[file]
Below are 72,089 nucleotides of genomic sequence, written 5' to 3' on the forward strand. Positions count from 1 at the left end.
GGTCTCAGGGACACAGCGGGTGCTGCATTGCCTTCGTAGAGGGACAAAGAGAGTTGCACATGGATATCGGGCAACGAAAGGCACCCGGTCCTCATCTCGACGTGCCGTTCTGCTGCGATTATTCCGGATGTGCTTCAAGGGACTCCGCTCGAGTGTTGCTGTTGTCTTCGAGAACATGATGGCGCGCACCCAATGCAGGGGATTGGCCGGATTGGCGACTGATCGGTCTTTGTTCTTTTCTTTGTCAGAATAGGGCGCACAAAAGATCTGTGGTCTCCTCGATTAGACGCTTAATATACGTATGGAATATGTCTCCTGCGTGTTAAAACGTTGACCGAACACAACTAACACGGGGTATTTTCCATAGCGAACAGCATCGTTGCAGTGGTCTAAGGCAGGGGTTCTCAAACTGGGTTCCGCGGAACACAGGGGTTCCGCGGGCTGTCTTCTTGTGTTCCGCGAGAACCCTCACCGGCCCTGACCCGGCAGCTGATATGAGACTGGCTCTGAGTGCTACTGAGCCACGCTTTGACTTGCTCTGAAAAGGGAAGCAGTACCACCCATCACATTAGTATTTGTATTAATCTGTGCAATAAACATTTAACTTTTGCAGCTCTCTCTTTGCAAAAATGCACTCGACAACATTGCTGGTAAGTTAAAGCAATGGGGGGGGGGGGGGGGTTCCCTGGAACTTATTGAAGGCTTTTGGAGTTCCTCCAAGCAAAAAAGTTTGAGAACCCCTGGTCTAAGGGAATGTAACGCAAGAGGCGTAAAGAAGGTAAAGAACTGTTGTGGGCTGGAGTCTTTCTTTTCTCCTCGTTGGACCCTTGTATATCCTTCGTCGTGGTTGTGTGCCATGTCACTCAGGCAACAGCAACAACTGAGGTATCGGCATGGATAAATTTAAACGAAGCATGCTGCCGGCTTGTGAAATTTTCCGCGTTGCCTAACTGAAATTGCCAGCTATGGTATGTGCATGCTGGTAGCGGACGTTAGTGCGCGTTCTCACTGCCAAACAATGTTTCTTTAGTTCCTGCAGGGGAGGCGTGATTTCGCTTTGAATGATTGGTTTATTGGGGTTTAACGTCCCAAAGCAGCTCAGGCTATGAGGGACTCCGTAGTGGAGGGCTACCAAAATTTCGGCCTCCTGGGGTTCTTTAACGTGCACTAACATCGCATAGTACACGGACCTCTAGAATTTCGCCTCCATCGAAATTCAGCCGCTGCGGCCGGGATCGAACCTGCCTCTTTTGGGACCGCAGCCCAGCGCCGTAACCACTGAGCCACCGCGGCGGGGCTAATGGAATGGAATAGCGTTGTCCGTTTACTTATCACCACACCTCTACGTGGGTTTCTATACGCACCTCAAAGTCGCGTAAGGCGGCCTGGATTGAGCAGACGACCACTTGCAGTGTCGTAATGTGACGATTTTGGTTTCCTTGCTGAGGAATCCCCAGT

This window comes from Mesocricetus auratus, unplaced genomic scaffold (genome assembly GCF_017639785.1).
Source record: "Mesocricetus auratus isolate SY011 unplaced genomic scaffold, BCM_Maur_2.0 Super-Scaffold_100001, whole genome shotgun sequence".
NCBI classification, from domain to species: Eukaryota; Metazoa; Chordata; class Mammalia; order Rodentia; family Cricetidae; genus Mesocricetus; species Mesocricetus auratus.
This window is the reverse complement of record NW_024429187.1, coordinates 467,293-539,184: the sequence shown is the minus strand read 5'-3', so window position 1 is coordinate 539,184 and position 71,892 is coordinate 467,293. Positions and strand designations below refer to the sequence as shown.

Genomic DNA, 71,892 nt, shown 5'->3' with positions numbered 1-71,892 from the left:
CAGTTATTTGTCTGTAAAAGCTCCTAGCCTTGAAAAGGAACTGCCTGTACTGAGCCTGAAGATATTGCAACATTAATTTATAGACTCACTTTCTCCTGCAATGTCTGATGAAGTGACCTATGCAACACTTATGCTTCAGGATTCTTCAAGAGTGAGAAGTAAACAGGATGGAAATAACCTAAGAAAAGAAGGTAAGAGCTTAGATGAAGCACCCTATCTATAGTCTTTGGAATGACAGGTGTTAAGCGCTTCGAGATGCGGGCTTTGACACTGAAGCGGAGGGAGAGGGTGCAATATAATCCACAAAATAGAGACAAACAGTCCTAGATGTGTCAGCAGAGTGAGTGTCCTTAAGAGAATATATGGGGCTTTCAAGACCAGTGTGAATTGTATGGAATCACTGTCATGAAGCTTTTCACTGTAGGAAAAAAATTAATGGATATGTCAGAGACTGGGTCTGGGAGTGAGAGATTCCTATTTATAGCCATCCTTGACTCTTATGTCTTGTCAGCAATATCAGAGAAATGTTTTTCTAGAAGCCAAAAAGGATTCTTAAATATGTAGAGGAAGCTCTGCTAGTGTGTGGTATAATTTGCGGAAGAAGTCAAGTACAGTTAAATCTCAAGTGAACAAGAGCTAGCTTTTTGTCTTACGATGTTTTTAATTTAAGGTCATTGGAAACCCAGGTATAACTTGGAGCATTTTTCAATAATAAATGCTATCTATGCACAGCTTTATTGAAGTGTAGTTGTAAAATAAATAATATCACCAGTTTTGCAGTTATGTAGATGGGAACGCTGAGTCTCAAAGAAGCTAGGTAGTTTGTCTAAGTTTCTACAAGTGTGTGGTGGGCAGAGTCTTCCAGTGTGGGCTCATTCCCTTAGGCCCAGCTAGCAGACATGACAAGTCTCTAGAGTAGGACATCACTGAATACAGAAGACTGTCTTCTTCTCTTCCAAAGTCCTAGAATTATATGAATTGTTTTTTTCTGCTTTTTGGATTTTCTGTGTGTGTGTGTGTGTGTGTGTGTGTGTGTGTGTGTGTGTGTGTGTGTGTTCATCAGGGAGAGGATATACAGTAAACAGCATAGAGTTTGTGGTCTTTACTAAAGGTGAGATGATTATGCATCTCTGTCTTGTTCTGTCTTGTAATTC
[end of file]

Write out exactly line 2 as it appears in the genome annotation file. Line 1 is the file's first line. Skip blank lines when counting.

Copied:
GGTCTCAGGGACACAGCGGGTGCTGCATTGCCTTCGTAGAGGGACAAAGAGAGTTGCACATGGATATCGGGCAACGAAAGGCACCCGGTCCTCATCTCGACGTGCCGTTCTGCTGCGATTATTCCGGATGTGCTTCAAGGGACTCCGCTCGAGTGTTGCTGTTGTCTTCGAGAACATGATGGCGCGCACCCAATGCAGGGGATTGGCCGGATTGGCGACTGATCGGTCTTTGTTCTTTTCTTTGTCAGAATAGGGCGCACAAAAGATCTGTGGTCTCCTCGATTAGACGCTTAATATACGTATGGAATATGTCTCCTGCGTGTTAAAACGTTGACCGAACACAACTAACACGGGGTATTTTCCATAGCGAACAGCATCGTTGCAGTGGTCTAAGGCAGGGGTTCTCAAACTGGGTTCCGCGGAACACAGGGGTTCCGCGGGCTGTCTTCTTGTGTTCCGCGAGAACCCTCACCGGCCCTGACCCGGCAGCTGATATGAGACTGGCTCTGAGTGCTACTGAGCCACGCTTTGACTTGCTCTGAAAAGGGAAGCAGTACCACCCATCACATTAGTATTTGTATTAATCTGTGCAATAAACATTTAACTTTTGCAGCTCTCTCTTTGCAAAAATGCACTCGACAACATTGCTGGTAAGTTAAAGCAATGGGGGGGGGGGGGGGGTTCCCTGGAACTTATTGAAGGCTTTTGGAGTTCCTCCAAGCAAAAAAGTTTGAGAACCCCTGGTCTAAGGGAATGTAACGCAAGAGGCGTAAAGAAGGTAAAGAACTGTTGTGGGCTGGAGTCTTTCTTTTCTCCTCGTTGGACCCTTGTATATCCTTCGTCGTGGTTGTGTGCCATGTCACTCAGGCAACAGCAACAACTGAGGTATCGGCATGGATAAATTTAAACGAAGCATGCTGCCGGCTTGTGAAATTTTCCGCGTTGCCTAACTGAAATTGCCAGCTATGGTATGTGCATGCTGGTAGCGGACGTTAGTGCGCGTTCTCACTGCCAAACAATGTTTCTTTAGTTCCTGCAGGGGAGGCGTGATTTCGCTTTGAATGATTGGTTTATTGGGGTTTAACGTCCCAAAGCAGCTCAGGCTATGAGGGACTCCGTAGTGGAGGGCTACCAAAATTTCGGCCTCCTGGGGTTCTTTAACGTGCACTAACATCGCATAGTACACGGACCTCTAGAATTTCGCCTCCATCGAAATTCAGCCGCTGCGGCCGGGATCGAACCTGCCTCTTTTGGGACCGCAGCCCAGCGCCGTAACCACTGAGCCACCGCGGCGGGGCTAATGGAATGGAATAGCGTTGTCCGTTTACTTATCACCACACCTCTACGTGGGTTTCTATACGCACCTCAAAGTCGCGTAAGGCGGCCTGGATTGAGCAGACGACCACTTGCAGTGTCGTAATGTGACGATTTTGGTTTCCTTGCTGAGGAATCCCCAGT